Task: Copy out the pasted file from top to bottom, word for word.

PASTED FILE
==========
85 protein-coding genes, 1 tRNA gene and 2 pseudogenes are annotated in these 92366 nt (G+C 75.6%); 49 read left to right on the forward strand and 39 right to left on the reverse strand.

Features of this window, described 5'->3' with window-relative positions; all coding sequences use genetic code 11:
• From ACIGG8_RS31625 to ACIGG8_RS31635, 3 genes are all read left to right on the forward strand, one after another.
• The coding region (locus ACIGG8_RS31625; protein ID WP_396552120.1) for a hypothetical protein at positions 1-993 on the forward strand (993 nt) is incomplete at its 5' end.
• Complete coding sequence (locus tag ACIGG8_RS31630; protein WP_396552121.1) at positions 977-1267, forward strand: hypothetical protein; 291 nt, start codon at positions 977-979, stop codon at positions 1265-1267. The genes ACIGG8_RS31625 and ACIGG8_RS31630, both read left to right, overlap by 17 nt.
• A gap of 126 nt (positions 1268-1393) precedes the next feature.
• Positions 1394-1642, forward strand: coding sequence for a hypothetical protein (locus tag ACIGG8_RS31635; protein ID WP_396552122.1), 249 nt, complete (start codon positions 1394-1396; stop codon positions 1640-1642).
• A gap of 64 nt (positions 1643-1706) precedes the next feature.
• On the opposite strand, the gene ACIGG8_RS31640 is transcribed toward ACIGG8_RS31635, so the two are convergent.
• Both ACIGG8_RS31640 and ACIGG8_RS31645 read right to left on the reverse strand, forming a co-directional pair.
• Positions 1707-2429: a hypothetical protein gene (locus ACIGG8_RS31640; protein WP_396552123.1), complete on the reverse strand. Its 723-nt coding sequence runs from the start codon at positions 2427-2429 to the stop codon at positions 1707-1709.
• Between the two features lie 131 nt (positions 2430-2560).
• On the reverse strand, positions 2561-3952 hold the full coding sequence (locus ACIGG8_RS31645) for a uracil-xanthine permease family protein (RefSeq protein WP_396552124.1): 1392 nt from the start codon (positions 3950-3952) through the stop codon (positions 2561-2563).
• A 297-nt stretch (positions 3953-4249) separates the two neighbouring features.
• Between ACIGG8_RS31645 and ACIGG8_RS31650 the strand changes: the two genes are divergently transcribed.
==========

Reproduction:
85 protein-coding genes, 1 tRNA gene and 2 pseudogenes are annotated in these 92366 nt (G+C 75.6%); 49 read left to right on the forward strand and 39 right to left on the reverse strand.

Features of this window, described 5'->3' with window-relative positions; all coding sequences use genetic code 11:
• From ACIGG8_RS31625 to ACIGG8_RS31635, 3 genes are all read left to right on the forward strand, one after another.
• The coding region (locus ACIGG8_RS31625; protein ID WP_396552120.1) for a hypothetical protein at positions 1-993 on the forward strand (993 nt) is incomplete at its 5' end.
• Complete coding sequence (locus tag ACIGG8_RS31630; protein WP_396552121.1) at positions 977-1267, forward strand: hypothetical protein; 291 nt, start codon at positions 977-979, stop codon at positions 1265-1267. The genes ACIGG8_RS31625 and ACIGG8_RS31630, both read left to right, overlap by 17 nt.
• A gap of 126 nt (positions 1268-1393) precedes the next feature.
• Positions 1394-1642, forward strand: coding sequence for a hypothetical protein (locus tag ACIGG8_RS31635; protein ID WP_396552122.1), 249 nt, complete (start codon positions 1394-1396; stop codon positions 1640-1642).
• A gap of 64 nt (positions 1643-1706) precedes the next feature.
• On the opposite strand, the gene ACIGG8_RS31640 is transcribed toward ACIGG8_RS31635, so the two are convergent.
• Both ACIGG8_RS31640 and ACIGG8_RS31645 read right to left on the reverse strand, forming a co-directional pair.
• Positions 1707-2429: a hypothetical protein gene (locus ACIGG8_RS31640; protein WP_396552123.1), complete on the reverse strand. Its 723-nt coding sequence runs from the start codon at positions 2427-2429 to the stop codon at positions 1707-1709.
• Between the two features lie 131 nt (positions 2430-2560).
• On the reverse strand, positions 2561-3952 hold the full coding sequence (locus ACIGG8_RS31645) for a uracil-xanthine permease family protein (RefSeq protein WP_396552124.1): 1392 nt from the start codon (positions 3950-3952) through the stop codon (positions 2561-2563).
• A 297-nt stretch (positions 3953-4249) separates the two neighbouring features.
• Between ACIGG8_RS31645 and ACIGG8_RS31650 the strand changes: the two genes are divergently transcribed.